Putting all of her heart into rugged sports before 'American Ninja Warrior' tryout

By American Heart Association News

Molly Hemphill
Molly Hemphill training on the climbing routes at Smith Rock in Terrebonne, Oregon. (Photo by Dave Burdick)

American Ninja Warrior, you’ve been warned: Molly Hemphill is coming after you again.

She’s extremely fit, courageous and indomitable, a zealous rock climber eager to take on the NBC show’s rugged obstacle course that few can conquer.

But Hemphill has conquered plenty already. She has a congenital heart defect.

“I think its really important to represent the heart disease community,” said Hemphill, 32, who lives in Portland, Oregon. “A lot of times when you think about someone whose heart is damaged, you think about someone walking around with an oxygen tank. That might be the case for some people but it’s not all of us.”

And it’s certainly not Molly Hemphill. Growing up, she loved sports, the outdoors and ballet. She remembers sometimes feeling heart palpitations and chest pain, but she and her doctors dismissed it as stress or overexertion. Then eight years ago, she took her young son to the doctor for a checkup.

In the exam room, she winced with chest pain, and the doctor turned his stethoscope to her.

“You’ve got a heart murmur,” he told her.

A battery of cardiology tests finally found the problems: a pulmonary valve defect that caused an enlarged heart and electrical issues resulting in tachycardia, an elevated heart rate. That, and a subsequent removal of a cancerous thyroid, left her weak, fearful and facing a heart valve replacement a few years down the road.

“Maybe it’s easier for us heart patients to live a sedentary life,” Hemphill said. “We think as long as we preserve ourselves and we’re super careful, maybe we’ll get to live a long life. I decided to put my foot down and said, ‘You know what? My time is going to happen whether I’m sitting on a couch or getting out there. I’d rather get out there.’”

She began hiking, then running, then discovered a passion for climbing rocks. “I’ve pushed myself to strengthen my heart,” Hemphill said. “I think a lot of people can do self-healing through fitness. Being outdoors and loving nature saved my life and gave me a second chance.”

She pushed herself. Her doctor would say she could run three miles and she would run five.  “What can I do now?” she asked. Finally, her doctor said, “OK, no limits. Go test yourself.”

“That’s the greatest doctor’s appointment you can have,” she said.

Aaron Schoenkerman, M.D., a Vancouver, Washington, cardiologist who treats Hemphill, said that managing the thyroid problems and heart arrhythmias through medication made the valve defect less ominous.

“That really allowed her to move forward,” he said. “She learned she’s a lot stronger and has a lot more stamina than she thought before.”

The impetus to challenge American Ninja Warrior, she said, came from her son Gerrick, who’s now 9. A couple of years ago they were watching the show “and he said, ‘That’s so cool. I want you to do that.’ I laughed and said, ‘I can’t even do a pull-up,’ and he said, ‘Why do you have excuses?’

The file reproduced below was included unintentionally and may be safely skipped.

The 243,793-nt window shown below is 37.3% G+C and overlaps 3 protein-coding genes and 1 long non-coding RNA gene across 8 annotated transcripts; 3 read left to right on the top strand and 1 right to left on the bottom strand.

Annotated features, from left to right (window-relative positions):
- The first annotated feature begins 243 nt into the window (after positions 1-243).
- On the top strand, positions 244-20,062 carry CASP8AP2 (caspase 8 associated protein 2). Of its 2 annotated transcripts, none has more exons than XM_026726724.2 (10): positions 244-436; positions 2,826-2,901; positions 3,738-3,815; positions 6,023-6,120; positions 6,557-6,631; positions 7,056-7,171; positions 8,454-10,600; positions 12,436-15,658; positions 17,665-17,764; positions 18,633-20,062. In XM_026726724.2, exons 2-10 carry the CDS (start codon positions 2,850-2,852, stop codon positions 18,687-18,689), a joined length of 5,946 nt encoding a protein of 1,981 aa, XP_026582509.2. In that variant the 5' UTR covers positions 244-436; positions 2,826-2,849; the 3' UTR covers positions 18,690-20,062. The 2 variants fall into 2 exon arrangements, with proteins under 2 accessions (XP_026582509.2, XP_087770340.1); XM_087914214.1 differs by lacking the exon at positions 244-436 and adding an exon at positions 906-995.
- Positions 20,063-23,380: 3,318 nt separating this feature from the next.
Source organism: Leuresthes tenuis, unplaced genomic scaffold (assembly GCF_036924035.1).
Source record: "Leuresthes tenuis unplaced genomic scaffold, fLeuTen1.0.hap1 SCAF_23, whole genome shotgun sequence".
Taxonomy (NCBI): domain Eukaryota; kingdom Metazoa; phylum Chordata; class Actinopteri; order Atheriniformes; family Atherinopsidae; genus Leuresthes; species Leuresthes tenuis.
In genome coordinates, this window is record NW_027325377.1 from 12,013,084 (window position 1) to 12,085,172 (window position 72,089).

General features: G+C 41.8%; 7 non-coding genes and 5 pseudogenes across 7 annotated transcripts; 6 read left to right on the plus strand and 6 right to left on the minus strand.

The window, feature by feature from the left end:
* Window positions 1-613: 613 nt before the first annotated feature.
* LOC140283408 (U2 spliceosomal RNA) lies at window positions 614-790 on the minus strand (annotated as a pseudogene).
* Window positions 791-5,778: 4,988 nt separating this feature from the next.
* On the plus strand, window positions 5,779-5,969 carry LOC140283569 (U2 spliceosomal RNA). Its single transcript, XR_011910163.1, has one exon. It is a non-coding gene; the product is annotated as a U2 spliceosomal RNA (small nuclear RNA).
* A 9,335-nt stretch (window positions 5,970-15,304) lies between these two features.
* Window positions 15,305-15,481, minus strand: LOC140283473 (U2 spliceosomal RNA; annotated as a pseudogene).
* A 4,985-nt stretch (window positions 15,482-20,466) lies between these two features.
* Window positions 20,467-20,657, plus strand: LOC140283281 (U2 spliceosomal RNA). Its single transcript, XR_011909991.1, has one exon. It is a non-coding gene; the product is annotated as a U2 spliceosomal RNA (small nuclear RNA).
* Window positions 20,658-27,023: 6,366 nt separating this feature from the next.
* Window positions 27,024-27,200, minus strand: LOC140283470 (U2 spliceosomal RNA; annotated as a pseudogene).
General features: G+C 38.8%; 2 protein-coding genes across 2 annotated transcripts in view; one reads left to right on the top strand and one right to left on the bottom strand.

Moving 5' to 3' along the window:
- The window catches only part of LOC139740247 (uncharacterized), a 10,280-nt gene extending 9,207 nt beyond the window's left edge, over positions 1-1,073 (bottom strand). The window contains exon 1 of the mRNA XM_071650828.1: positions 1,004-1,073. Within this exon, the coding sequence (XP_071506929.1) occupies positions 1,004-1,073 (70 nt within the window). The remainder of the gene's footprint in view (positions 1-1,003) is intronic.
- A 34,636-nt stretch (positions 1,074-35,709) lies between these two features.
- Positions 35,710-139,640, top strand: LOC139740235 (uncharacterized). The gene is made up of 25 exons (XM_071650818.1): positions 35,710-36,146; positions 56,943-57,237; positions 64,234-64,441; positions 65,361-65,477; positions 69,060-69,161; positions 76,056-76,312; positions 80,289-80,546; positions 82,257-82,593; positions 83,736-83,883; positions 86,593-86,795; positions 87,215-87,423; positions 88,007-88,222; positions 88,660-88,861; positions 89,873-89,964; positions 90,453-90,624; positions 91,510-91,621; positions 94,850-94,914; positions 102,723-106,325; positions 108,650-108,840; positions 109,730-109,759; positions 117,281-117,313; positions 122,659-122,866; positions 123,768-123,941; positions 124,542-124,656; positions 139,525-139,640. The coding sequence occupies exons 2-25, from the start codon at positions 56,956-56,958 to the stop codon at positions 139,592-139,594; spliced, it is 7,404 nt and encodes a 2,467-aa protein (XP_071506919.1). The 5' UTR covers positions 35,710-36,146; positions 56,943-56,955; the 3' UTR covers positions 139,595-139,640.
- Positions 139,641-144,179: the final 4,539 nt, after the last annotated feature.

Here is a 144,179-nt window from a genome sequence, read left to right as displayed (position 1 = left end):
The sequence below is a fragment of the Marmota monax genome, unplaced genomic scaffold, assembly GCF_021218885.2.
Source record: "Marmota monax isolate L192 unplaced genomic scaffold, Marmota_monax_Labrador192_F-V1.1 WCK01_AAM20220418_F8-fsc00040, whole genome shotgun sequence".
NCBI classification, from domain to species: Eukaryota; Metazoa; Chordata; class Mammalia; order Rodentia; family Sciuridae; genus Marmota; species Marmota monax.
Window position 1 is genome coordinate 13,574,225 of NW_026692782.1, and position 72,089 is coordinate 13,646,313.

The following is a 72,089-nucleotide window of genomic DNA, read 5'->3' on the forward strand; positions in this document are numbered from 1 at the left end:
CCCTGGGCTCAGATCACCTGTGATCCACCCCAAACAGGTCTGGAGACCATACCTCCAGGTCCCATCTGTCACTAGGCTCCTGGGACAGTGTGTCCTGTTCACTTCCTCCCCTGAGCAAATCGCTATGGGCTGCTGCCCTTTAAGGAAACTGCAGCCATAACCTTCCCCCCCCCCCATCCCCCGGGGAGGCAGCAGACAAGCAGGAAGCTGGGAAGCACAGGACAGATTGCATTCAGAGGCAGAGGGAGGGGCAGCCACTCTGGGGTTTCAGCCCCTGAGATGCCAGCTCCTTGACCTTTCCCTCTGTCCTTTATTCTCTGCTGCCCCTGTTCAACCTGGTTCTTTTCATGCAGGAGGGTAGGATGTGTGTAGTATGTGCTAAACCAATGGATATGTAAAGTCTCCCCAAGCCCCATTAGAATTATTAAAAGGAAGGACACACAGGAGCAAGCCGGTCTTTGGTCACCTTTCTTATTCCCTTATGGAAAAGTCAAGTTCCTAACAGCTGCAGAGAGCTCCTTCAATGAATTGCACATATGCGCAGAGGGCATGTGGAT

“I said, ‘Wow. Why do I have excuses? Let’s see if I can do it.’”

Molly Hemphill
After being diagnosed with a congenital heart defect, Molly Hemphill got into the best shape of her life. (Photo by Dave Burdick)

Hemphill, who works in information technology at Nike’s Oregon headquarters, upped her workouts and got in the best shape of her life. In January, she submitted an audition video showcasing her skills and making the case how meaningful it would be for people with heart disease to see one of their own on the show.

The response was a chance to travel to the Los Angeles studio on her own as a walk-on – with only the slimmest chance of competing.

“So, I decided I’ll go for the next season,” she said. “I’m going to get stronger, I’m going to push myself harder and there won’t be any question about whether I’m able to do this.”

That’s where things stand now. In the meantime, Hemphill took up bouldering, a sport where competitors negotiate incredibly difficult climbing walls without a rope, but with a padded floor.

She has created a website, www.heartsforadventure.org(link opens in new window), to share her story and encourage others, and she plans to take that passion offline and outdoors by organizing meetups in the Portland area.

“I want to reach out to heart patients and take them rock climbing or even just on a walk,” she said. “These things typically start with a safety blanket, and that’s me. I want to build people up and empower them to do these things on their own – as long as they have their doctor’s permission.”

Her own heart still has structural and electrical issues. She also still suffers episodes of irregular heartbeats. But her lifestyle choices and fierce determination have paid off.

“All the cardio has vastly improved my lung function,” Hemphill said. “And parts of my heart are actually functioning better.  I’ve strengthened myself holistically to the point that my heart doesn’t need a new valve in the foreseeable future, if ever.”

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